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Sharing Your Netflix Password Now Makes You a Federal Criminal

b2ap3_thumbnail_sharing_netflix_password_400.jpgSharing your Netflix password with a friend so they too can enjoy a vast catalogue of movies seems harmless enough. However, due to a recent ruling by judges of the Ninth Circuit of the United States Court of Appeals, this common action is now a federal crime.

That’s right, the act of sharing your Netflix password (or your password for other online services like HBO Go, Hulu, etc.) can potentially land you in the hot seat with the Federal Bureau of Investigation.

How Did This Happen?
Oddly enough, this ruling wasn’t handed down as a result of users illegally sharing their Netflix passwords. Instead, this crackdown on all online password sharing activity was the side effect of a case involving a former Korn Ferry employee seeking legal action against his former work colleagues who still possessed valid user credentials that could be used to steal Korn Ferry data for use in his new firm. Unfortunately, Netflix password sharing became collateral damage as a result of this case.

The specifics of this case have to do with a hacking charge under the Computer Fraud and Abuse Act, which effectively empowers the Justice Department to go after and prosecute anyone who violates an online Terms of Service agreement. You know, the pages of gibberish you scroll quickly through so you can get to the bottom and select, “I understand and have read the Terms of Service.” Many computer users, including one of the three judges on the Ninth Circuit Court, believe that using CFAA in a situation like this is overreaching.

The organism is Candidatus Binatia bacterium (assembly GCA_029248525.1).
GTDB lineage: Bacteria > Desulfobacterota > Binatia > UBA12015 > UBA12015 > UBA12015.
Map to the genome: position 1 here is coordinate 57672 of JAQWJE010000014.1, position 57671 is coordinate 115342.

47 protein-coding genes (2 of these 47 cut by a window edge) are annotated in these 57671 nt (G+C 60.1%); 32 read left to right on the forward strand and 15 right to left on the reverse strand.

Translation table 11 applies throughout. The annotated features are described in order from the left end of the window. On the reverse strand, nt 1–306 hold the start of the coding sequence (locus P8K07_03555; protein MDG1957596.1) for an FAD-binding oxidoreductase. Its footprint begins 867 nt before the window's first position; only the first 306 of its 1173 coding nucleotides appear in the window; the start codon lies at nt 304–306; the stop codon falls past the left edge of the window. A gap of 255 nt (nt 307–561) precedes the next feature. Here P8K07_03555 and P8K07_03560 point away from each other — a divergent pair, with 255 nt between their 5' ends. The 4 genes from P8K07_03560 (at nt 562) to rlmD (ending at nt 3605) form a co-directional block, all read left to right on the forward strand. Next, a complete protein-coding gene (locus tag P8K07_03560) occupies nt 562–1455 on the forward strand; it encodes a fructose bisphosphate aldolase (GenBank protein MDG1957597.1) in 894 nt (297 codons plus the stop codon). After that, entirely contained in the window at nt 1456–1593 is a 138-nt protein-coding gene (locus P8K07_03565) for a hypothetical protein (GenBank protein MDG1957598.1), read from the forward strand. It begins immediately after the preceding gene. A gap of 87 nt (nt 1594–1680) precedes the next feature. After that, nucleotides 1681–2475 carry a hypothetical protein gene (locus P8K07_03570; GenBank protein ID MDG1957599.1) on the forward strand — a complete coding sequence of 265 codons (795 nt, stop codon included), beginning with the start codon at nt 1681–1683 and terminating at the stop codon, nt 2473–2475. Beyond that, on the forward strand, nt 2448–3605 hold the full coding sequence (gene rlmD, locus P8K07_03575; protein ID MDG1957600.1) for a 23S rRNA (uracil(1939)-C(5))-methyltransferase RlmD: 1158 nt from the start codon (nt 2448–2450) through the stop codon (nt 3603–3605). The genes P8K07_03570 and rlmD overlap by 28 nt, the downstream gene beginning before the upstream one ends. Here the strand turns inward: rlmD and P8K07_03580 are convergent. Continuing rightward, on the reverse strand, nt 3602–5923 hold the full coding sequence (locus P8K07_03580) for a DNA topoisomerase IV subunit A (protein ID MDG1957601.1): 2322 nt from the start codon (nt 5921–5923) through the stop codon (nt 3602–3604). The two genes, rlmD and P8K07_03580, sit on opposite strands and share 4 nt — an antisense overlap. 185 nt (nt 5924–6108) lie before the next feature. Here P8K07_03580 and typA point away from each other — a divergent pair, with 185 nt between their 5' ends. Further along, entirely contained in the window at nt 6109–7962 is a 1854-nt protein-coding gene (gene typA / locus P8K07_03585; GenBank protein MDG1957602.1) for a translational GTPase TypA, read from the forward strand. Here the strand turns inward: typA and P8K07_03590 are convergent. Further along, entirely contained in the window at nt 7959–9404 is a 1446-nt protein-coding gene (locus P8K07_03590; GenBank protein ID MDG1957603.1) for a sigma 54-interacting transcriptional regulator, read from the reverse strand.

In fact, this dissenting judge, Judge Stephen Reinhardt, said this about the ruling: “This case is about password sharing. People frequently share their passwords, notwithstanding the fact that websites and employers have policies prohibiting it. In my view, the Computer Fraud and Abuse Act (“CFAA”) does not make the millions of people who engage in this ubiquitous, useful, and generally harmless conduct into unwitting federal criminals.”

What’s This Mean For Fans of Password Sharing?
This ruling effectively gives companies like Netflix legal precedent to go after users who violate the Terms of Service agreement by sharing their passwords, an arguably harmless action that many are guilty of. Under the Terms of Service agreement, if you’d like to share a password with a friend, you must first ask Netflix for permission; a time-consuming process that few people will actually do.

Theoretically, companies like Netflix could crack down on violators of this law and prosecute the guilty as federal criminals, so you’ll want to be careful not to get on Netflix’s bad side. However, it’s unlikely that a Netflix-like company will go through with such legal action, seeing as the public outrage from a move like this would be a PR nightmare. Also, with everything the FBI has on their plate, it’s highly unlikely that they will dispatch agents to lock you up if you share your Netflix password with grandma... but they could.

Thinking beyond password sharing, it’s concerning how this interpretation of the CFAA essentially makes anyone who violates a Terms of Service agreement (which, honestly, hardly anybody actually reads) a federal criminal. Therefore, moving forward, you may want to be more careful about what you agree to by clicking that little box. Also, in general, one shouldn’t share their password in the first place, especially when it comes to passwords that grant access to sensitive company information.

Are you guilty of sharing passwords? If so, how do you feel about committing a federal crime? Share your thoughts with us in the comments.

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